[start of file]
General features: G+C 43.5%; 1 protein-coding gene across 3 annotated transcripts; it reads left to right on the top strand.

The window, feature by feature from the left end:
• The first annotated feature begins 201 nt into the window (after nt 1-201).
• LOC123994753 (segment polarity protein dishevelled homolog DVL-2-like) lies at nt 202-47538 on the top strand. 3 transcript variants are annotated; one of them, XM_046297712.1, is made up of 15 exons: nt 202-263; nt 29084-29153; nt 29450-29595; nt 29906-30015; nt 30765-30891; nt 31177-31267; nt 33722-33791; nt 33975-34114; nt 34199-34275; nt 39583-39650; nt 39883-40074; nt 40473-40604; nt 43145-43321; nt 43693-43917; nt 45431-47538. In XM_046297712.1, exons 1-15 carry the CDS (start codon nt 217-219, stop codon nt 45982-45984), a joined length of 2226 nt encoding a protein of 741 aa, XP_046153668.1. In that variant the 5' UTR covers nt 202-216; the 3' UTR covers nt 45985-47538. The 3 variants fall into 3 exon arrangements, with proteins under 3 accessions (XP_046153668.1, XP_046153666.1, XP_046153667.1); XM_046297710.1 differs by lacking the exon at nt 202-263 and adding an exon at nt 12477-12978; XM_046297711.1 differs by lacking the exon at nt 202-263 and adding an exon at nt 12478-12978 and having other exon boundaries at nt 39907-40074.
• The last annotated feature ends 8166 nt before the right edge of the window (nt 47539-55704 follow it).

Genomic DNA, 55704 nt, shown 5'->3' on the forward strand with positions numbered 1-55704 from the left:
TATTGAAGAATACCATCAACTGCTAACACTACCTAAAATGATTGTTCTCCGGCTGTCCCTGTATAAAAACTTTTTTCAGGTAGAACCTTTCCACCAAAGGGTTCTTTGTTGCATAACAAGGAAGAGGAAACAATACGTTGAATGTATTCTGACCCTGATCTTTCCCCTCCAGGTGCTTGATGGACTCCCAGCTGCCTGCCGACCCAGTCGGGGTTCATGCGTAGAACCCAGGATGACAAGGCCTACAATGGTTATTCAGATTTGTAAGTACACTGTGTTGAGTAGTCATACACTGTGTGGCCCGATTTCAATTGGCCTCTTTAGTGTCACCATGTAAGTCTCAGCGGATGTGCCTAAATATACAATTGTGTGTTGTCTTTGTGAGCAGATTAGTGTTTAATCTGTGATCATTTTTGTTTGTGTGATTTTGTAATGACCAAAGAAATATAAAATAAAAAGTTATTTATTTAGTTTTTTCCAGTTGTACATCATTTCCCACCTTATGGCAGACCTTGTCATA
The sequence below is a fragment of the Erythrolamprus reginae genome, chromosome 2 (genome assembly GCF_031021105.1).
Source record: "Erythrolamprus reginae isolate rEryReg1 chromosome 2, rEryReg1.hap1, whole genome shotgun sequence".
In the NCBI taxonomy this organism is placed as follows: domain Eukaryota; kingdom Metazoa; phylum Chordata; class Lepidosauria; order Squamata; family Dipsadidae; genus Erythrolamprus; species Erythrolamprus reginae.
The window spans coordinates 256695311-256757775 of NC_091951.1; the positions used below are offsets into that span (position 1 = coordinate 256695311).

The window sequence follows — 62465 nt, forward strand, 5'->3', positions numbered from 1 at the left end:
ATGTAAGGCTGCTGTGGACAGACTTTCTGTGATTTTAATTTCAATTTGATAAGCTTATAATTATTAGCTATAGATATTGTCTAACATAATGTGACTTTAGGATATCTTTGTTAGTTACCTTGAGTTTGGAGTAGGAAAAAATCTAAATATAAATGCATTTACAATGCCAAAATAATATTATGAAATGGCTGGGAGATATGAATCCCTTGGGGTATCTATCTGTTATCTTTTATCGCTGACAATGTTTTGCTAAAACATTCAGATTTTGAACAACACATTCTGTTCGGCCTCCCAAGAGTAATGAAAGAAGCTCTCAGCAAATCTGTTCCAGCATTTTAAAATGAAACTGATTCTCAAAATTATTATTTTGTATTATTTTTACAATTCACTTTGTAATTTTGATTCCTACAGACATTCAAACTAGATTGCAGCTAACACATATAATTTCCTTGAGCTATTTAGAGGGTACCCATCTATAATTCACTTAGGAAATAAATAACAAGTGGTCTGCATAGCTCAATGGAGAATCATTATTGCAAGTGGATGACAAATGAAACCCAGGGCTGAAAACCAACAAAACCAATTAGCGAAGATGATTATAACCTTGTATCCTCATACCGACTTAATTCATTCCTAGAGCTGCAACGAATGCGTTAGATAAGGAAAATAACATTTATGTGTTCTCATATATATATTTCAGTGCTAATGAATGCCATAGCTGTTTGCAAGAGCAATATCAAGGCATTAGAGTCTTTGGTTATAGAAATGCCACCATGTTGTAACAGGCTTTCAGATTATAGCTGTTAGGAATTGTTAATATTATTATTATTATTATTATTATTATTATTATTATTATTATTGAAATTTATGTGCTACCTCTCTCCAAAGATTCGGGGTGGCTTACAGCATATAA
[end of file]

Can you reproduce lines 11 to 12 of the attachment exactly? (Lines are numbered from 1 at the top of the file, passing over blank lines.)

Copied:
The window spans coordinates 256695311-256757775 of NC_091951.1; the positions used below are offsets into that span (position 1 = coordinate 256695311).

The window sequence follows — 62465 nt, forward strand, 5'->3', positions numbered from 1 at the left end: